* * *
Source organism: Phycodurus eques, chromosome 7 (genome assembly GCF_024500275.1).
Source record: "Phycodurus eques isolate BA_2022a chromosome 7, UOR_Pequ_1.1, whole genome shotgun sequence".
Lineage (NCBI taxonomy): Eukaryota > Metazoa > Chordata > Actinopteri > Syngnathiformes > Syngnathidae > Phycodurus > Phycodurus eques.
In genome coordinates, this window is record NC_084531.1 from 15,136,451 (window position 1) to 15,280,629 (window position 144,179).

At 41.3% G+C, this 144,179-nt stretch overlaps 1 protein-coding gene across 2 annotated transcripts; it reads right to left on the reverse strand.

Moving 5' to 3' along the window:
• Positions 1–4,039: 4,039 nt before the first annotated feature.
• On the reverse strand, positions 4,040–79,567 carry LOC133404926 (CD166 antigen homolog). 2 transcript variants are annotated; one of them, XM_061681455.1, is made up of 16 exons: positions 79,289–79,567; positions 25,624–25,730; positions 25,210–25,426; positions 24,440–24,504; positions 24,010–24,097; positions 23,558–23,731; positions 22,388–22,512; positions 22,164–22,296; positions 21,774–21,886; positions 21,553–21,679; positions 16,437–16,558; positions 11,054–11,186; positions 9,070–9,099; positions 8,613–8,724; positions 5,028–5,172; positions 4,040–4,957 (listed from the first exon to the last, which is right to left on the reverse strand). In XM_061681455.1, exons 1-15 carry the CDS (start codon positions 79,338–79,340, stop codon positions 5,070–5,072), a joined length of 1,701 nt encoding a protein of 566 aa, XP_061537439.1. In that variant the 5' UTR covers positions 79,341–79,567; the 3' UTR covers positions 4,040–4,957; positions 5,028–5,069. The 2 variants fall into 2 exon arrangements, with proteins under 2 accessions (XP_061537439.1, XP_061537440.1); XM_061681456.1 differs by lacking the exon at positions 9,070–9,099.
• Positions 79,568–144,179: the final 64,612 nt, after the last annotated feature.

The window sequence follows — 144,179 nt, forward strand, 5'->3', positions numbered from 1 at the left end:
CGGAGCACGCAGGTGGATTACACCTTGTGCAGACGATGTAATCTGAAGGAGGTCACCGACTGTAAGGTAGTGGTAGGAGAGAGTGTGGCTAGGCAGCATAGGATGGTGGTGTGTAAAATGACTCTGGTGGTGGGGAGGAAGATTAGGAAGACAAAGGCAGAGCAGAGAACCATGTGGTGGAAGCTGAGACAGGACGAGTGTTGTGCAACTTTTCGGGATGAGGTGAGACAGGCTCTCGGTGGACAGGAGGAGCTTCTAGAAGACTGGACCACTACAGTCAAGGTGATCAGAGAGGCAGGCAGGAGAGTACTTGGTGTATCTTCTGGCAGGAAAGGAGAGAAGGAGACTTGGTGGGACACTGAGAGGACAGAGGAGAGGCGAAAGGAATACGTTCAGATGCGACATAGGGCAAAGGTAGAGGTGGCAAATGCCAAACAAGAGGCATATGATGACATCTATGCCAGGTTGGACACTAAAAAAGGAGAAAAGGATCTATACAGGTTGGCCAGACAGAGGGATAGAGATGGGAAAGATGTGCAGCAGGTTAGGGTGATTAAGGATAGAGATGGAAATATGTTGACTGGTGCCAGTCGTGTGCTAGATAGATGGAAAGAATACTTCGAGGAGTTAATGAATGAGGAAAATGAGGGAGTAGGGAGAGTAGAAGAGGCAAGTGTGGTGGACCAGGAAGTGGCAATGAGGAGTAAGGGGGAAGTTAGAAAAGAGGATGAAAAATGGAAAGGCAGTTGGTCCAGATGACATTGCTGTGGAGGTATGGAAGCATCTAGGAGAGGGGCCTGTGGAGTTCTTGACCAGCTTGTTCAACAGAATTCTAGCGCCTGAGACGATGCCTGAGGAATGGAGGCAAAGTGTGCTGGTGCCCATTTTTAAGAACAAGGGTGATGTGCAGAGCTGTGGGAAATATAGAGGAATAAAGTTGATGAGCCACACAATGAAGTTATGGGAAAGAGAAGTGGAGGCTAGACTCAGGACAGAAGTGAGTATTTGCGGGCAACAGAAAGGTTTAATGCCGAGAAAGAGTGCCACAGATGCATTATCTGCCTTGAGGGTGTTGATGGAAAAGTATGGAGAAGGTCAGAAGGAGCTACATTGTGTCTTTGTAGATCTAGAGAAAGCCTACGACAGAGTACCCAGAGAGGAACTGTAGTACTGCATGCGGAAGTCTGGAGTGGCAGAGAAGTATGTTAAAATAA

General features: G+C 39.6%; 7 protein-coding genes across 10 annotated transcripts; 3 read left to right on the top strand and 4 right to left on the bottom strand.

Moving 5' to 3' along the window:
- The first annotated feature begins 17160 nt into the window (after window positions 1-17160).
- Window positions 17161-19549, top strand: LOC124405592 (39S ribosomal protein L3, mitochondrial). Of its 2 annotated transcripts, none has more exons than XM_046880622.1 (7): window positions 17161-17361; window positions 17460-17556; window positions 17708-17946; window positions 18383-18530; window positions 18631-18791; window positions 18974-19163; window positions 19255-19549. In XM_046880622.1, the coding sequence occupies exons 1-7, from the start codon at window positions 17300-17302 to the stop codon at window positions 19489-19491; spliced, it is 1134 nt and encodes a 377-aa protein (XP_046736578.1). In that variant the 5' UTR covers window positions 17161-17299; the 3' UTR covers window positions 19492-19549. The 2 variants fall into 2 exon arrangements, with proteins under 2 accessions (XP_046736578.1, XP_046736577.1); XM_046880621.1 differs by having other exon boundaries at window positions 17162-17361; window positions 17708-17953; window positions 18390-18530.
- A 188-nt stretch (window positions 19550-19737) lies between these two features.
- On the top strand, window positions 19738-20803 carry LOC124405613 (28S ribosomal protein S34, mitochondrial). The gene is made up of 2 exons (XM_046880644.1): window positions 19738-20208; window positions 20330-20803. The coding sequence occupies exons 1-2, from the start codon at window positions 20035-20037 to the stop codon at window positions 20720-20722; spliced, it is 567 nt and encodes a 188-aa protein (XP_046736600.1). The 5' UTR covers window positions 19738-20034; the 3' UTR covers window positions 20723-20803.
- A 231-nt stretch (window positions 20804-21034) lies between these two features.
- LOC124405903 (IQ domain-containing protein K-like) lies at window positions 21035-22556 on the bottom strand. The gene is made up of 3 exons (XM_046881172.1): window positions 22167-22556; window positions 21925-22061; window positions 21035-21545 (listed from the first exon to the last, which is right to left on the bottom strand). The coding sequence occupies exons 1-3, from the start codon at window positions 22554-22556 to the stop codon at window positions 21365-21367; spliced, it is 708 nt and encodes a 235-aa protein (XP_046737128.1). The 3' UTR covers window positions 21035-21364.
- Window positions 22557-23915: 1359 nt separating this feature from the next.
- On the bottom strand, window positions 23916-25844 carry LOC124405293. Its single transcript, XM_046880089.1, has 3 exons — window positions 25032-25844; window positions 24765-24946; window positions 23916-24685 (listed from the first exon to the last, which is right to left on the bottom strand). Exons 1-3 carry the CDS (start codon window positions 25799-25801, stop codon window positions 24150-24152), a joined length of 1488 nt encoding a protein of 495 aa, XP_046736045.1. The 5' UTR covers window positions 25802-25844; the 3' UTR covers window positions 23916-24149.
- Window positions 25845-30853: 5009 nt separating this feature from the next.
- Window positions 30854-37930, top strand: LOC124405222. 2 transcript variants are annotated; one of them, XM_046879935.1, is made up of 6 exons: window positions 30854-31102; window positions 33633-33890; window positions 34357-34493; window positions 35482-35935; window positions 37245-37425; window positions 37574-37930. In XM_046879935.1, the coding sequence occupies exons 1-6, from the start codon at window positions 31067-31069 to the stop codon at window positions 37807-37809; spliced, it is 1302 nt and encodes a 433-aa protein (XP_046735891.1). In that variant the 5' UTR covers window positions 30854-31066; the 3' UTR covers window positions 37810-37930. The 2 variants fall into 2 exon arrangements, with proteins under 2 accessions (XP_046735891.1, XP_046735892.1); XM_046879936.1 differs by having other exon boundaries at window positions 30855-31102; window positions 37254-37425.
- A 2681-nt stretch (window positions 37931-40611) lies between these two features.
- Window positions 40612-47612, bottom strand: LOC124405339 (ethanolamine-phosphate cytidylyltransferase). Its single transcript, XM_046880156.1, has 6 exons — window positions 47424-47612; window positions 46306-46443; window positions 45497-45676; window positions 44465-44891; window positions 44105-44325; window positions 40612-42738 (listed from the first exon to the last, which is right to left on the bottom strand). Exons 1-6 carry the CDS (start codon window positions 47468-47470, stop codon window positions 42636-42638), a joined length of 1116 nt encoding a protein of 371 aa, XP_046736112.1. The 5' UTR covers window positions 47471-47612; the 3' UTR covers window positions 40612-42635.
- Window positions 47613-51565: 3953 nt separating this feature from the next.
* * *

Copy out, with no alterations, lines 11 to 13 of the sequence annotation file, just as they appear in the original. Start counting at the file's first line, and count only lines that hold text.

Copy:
CGGAGCACGCAGGTGGATTACACCTTGTGCAGACGATGTAATCTGAAGGAGGTCACCGACTGTAAGGTAGTGGTAGGAGAGAGTGTGGCTAGGCAGCATAGGATGGTGGTGTGTAAAATGACTCTGGTGGTGGGGAGGAAGATTAGGAAGACAAAGGCAGAGCAGAGAACCATGTGGTGGAAGCTGAGACAGGACGAGTGTTGTGCAACTTTTCGGGATGAGGTGAGACAGGCTCTCGGTGGACAGGAGGAGCTTCTAGAAGACTGGACCACTACAGTCAAGGTGATCAGAGAGGCAGGCAGGAGAGTACTTGGTGTATCTTCTGGCAGGAAAGGAGAGAAGGAGACTTGGTGGGACACTGAGAGGACAGAGGAGAGGCGAAAGGAATACGTTCAGATGCGACATAGGGCAAAGGTAGAGGTGGCAAATGCCAAACAAGAGGCATATGATGACATCTATGCCAGGTTGGACACTAAAAAAGGAGAAAAGGATCTATACAGGTTGGCCAGACAGAGGGATAGAGATGGGAAAGATGTGCAGCAGGTTAGGGTGATTAAGGATAGAGATGGAAATATGTTGACTGGTGCCAGTCGTGTGCTAGATAGATGGAAAGAATACTTCGAGGAGTTAATGAATGAGGAAAATGAGGGAGTAGGGAGAGTAGAAGAGGCAAGTGTGGTGGACCAGGAAGTGGCAATGAGGAGTAAGGGGGAAGTTAGAAAAGAGGATGAAAAATGGAAAGGCAGTTGGTCCAGATGACATTGCTGTGGAGGTATGGAAGCATCTAGGAGAGGGGCCTGTGGAGTTCTTGACCAGCTTGTTCAACAGAATTCTAGCGCCTGAGACGATGCCTGAGGAATGGAGGCAAAGTGTGCTGGTGCCCATTTTTAAGAACAAGGGTGATGTGCAGAGCTGTGGGAAATATAGAGGAATAAAGTTGATGAGCCACACAATGAAGTTATGGGAAAGAGAAGTGGAGGCTAGACTCAGGACAGAAGTGAGTATTTGCGGGCAACAGAAAGGTTTAATGCCGAGAAAGAGTGCCACAGATGCATTATCTGCCTTGAGGGTGTTGATGGAAAAGTATGGAGAAGGTCAGAAGGAGCTACATTGTGTCTTTGTAGATCTAGAGAAAGCCTACGACAGAGTACCCAGAGAGGAACTGTAGTACTGCATGCGGAAGTCTGGAGTGGCAGAGAAGTATGTTAAAATAA

General features: G+C 39.6%; 7 protein-coding genes across 10 annotated transcripts; 3 read left to right on the top strand and 4 right to left on the bottom strand.

Moving 5' to 3' along the window: